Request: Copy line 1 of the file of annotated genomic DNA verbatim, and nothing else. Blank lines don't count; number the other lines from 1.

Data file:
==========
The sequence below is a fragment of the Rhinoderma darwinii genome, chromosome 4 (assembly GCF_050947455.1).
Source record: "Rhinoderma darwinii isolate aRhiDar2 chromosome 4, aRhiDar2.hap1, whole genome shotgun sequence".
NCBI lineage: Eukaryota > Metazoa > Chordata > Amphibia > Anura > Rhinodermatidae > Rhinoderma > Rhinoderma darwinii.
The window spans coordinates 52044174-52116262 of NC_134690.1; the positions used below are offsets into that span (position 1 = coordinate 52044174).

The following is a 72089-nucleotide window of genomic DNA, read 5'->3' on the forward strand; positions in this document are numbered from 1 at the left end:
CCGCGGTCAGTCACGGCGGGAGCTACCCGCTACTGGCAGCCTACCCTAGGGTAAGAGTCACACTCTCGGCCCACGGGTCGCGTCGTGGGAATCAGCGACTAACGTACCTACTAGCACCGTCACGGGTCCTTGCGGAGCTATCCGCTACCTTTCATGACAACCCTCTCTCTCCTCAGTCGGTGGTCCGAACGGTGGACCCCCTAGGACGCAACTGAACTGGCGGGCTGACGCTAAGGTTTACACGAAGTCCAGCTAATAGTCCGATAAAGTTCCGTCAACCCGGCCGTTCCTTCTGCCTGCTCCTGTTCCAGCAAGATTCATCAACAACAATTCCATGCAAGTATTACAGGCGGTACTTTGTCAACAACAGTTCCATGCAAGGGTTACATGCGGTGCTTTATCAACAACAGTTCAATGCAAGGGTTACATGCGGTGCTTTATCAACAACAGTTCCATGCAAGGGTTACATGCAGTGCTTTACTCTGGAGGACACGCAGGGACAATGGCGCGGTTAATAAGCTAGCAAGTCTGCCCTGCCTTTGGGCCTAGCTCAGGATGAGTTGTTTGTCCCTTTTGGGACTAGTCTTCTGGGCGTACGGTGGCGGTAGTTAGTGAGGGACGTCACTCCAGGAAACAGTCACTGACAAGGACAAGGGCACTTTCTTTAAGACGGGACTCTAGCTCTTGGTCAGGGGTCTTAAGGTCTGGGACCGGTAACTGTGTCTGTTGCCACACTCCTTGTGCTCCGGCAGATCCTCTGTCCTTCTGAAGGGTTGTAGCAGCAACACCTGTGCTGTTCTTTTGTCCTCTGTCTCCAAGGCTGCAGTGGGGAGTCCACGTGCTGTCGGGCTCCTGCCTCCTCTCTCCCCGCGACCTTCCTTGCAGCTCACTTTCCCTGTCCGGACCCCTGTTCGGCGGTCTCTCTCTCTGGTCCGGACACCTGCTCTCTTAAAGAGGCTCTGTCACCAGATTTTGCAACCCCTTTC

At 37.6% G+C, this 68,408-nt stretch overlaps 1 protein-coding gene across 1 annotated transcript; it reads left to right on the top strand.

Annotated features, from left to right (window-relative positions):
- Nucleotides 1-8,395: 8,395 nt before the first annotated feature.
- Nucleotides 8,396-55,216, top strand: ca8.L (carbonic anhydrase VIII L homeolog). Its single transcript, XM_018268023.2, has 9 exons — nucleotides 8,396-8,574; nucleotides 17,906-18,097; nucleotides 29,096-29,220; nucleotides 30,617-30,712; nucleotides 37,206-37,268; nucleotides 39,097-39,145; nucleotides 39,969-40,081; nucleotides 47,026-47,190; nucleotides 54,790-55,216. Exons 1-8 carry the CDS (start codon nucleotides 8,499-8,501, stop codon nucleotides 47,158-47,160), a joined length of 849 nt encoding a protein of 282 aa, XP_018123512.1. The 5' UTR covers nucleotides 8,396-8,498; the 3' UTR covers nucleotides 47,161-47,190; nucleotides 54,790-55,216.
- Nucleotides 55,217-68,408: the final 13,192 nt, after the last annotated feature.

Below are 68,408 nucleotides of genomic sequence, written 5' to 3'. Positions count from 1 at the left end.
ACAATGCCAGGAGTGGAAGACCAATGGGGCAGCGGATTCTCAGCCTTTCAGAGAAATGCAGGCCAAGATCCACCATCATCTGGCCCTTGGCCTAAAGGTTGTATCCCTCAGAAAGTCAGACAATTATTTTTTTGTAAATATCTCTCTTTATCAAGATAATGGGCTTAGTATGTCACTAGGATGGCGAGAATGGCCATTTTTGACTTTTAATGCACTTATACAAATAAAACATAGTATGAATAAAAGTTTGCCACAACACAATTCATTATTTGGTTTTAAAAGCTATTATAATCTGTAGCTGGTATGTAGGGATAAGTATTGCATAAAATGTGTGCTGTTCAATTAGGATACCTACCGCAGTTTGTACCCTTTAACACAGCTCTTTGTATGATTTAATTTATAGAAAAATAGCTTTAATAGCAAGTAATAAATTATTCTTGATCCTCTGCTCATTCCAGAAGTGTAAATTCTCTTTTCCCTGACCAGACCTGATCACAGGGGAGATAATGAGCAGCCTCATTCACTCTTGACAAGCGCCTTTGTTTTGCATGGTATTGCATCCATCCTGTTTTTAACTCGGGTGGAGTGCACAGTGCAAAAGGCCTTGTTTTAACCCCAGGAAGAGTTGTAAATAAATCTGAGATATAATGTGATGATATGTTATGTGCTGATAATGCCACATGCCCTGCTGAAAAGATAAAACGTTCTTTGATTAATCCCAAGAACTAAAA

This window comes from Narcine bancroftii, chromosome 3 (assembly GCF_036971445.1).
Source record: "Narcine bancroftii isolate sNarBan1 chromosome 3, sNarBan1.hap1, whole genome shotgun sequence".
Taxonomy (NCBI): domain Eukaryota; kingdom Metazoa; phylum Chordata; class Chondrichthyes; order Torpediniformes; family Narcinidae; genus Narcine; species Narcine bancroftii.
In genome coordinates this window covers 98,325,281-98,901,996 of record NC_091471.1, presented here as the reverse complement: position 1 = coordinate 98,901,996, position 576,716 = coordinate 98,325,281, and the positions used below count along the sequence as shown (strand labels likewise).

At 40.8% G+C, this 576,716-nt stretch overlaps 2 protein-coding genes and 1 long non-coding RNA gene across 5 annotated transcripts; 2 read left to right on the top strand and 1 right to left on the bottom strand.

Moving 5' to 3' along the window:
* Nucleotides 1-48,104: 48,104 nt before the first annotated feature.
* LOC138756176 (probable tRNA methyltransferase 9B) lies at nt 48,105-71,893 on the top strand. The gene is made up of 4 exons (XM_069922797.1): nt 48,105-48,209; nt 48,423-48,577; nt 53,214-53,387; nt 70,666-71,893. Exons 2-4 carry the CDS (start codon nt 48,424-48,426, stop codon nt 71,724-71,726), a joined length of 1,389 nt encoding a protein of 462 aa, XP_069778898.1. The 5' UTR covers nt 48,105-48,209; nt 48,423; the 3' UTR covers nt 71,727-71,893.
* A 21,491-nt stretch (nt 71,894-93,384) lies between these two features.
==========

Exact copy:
The sequence below is a fragment of the Rhinoderma darwinii genome, chromosome 4 (assembly GCF_050947455.1).